After weeks of empathizing with users, creating intuitive user flows, and experimenting with Figma and Adobe XD, I finally earned my UX Design Professional Certificate from Google. But, was it worth it in the end?
Were the numerous quizzes, many practice activities, and dozens of peer-reviewed assignment submissions worth it? The answer: Oh yeah, absolutely.
With my Google Professional Certificate in UX Design in hand, I now have not only a theoretical framework to base my #uxdesign works upon, but also real, hands-on experience with a variety of design platforms (including both apps and responsive websites), and screen sizes.
Why Google's UX Design Certificate Rocks
1. Build Your Portfolio with Real Apps & Websites
Rather than simply memorize the basics of UX design, Google's Coursera course encourages learners to take action from the start. Throughout the course of the 7-unit program, you create three main projects: an app for a local business generated by Sharpen, a responsive website for a local business, and a final project on social good involving a "Graceful Degradation" desktop-first design.
In summary, not only are you learning and being tested on the foundations of UX design, you're also expected to apply what you've learned. As a result, I and all completers of this course, now have a starter portfolio.
2. Intuitive Learning Sequence
Google's UX design course is an optimized experience for the learner. Unit 1, "Foundations of User Experience (UX) Design" was highly theoretical, covering the basics of UX design. There weren't any peer-reviewed assignments in this unit, with quizzes and tests being the main means of checking student progress. The following units, however, were hands-on. Typically, we would learn new concepts, take quizzes to ensure we've comprehended them, engage in a practice activity and compare to an exemplar, and finally submit our work for peer evaluation.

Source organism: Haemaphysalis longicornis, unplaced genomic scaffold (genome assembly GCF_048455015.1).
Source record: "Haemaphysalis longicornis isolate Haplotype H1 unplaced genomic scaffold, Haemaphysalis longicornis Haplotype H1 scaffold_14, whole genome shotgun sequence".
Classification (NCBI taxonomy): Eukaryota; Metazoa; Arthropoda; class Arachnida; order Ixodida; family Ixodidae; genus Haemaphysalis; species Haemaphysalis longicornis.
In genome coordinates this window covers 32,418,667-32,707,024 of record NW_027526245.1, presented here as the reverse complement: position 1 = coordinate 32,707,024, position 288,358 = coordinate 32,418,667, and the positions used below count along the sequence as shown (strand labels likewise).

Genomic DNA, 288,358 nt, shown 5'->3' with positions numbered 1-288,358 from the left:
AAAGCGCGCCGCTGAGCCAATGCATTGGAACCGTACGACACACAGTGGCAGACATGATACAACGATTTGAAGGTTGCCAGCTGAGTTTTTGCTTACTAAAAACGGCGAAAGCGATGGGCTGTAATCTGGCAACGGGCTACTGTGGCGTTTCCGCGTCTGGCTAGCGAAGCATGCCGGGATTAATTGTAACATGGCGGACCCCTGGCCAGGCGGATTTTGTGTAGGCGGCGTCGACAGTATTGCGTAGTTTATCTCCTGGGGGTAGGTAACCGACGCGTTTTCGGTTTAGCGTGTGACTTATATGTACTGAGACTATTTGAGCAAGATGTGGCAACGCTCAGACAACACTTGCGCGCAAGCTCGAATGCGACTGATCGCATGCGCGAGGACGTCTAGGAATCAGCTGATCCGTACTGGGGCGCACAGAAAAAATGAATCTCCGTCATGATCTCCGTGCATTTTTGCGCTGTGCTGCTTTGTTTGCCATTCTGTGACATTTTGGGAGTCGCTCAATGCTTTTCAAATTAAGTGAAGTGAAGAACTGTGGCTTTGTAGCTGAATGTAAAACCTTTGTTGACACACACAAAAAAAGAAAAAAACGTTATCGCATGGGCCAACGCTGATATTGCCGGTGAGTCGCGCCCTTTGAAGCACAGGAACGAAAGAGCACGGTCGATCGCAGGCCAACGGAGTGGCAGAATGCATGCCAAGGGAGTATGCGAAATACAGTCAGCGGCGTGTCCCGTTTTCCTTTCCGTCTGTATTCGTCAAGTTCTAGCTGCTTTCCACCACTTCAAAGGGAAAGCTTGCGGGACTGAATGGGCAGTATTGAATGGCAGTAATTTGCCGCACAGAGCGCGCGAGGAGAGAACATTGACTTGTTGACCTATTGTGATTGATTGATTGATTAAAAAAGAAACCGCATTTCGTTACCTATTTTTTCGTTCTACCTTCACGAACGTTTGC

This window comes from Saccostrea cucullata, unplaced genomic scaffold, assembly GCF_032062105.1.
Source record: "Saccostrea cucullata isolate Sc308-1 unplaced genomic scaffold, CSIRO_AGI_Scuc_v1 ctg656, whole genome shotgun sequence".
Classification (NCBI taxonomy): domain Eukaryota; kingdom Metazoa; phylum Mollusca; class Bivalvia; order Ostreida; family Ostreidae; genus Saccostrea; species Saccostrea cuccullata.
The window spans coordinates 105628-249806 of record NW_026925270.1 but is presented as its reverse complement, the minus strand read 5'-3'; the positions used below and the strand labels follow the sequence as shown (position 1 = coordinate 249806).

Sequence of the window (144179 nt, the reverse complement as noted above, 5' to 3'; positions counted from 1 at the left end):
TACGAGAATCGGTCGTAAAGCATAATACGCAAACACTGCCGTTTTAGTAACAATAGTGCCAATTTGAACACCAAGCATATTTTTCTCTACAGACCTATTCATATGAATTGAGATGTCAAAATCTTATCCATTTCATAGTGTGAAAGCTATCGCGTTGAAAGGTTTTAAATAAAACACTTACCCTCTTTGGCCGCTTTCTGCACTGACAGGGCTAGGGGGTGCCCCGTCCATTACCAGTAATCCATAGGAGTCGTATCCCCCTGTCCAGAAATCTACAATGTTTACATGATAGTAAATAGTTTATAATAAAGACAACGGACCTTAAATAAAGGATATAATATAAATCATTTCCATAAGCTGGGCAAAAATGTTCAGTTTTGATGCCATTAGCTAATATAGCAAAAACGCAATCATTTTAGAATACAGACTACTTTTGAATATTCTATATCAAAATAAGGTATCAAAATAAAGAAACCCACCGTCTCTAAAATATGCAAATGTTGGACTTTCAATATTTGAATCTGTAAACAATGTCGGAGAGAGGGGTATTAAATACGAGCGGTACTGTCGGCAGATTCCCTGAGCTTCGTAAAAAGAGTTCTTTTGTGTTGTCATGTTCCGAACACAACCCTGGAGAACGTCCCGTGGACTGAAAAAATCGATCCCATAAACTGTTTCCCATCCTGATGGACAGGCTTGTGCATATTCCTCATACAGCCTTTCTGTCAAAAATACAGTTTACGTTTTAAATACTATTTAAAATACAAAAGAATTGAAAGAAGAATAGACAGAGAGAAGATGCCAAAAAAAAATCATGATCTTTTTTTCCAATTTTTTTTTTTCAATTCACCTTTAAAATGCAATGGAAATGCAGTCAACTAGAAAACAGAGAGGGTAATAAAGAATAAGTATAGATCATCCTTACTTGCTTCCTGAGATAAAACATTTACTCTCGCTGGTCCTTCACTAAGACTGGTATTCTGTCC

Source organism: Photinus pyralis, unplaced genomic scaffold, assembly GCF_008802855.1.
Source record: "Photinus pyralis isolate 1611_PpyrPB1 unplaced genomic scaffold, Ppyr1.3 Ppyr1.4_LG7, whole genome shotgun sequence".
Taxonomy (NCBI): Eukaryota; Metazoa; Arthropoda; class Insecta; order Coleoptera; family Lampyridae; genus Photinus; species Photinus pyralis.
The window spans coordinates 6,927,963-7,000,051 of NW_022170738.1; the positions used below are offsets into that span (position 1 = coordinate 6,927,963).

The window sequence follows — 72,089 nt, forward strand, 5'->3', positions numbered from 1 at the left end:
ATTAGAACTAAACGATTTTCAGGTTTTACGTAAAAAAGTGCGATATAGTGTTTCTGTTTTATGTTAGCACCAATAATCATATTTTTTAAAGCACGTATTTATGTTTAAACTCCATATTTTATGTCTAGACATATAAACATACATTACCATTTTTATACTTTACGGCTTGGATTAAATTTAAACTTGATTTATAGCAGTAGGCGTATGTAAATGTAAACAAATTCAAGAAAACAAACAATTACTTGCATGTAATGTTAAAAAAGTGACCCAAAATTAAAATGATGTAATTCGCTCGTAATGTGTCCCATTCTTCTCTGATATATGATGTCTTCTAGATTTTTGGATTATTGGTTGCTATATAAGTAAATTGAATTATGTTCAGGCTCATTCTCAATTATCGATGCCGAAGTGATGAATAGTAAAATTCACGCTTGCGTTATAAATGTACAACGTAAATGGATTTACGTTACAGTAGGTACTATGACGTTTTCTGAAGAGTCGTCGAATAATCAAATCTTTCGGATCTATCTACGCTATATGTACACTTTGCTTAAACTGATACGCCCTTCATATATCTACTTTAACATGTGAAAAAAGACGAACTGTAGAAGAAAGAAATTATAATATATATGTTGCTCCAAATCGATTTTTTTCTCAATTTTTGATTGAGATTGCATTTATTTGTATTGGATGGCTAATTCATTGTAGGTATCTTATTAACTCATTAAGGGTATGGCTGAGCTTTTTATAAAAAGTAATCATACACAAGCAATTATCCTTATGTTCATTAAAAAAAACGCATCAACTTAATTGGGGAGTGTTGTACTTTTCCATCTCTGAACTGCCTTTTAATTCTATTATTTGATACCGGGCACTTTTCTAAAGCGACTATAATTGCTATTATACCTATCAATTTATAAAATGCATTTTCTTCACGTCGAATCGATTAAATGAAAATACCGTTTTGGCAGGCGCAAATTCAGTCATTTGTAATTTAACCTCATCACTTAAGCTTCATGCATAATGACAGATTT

In summary, the learning sequence allowed me to memorize several new concepts and UX design-specific jargon due to its test, practice, submit sequence. Not only, I feel extremely comfortable with both Figma and Adobe XD after following the course's sequence.
3. Dedicated Portfolio Website
As mentioned, part of the requirements for obtaining Google's Professional Certificate in UX Design involves creating a dedicated website. This was created in the last unit, Unit 7, and while it took a couple of hours to throw together, I'm so glad I have a dedicated space to showcase several case studies, previous design work, my resume and a way to be reached. My website, ryanscottdesign.com, was constructed with Google Site and was simple to create.
In summary, I'm so glad I now have a dedicated place to direct interested recruiters, employers, and colleagues. Having your own website is a nice, professional touch and allows you to display your designs more freely.
Google's Professional Certificate in UX Design was intensive, hands-on, and well-thought-out. Completing the program allows you to learn lots thanks to its intuitive progression. And, you'll leave with a website and starter portfolio. It's an unbeatable deal!
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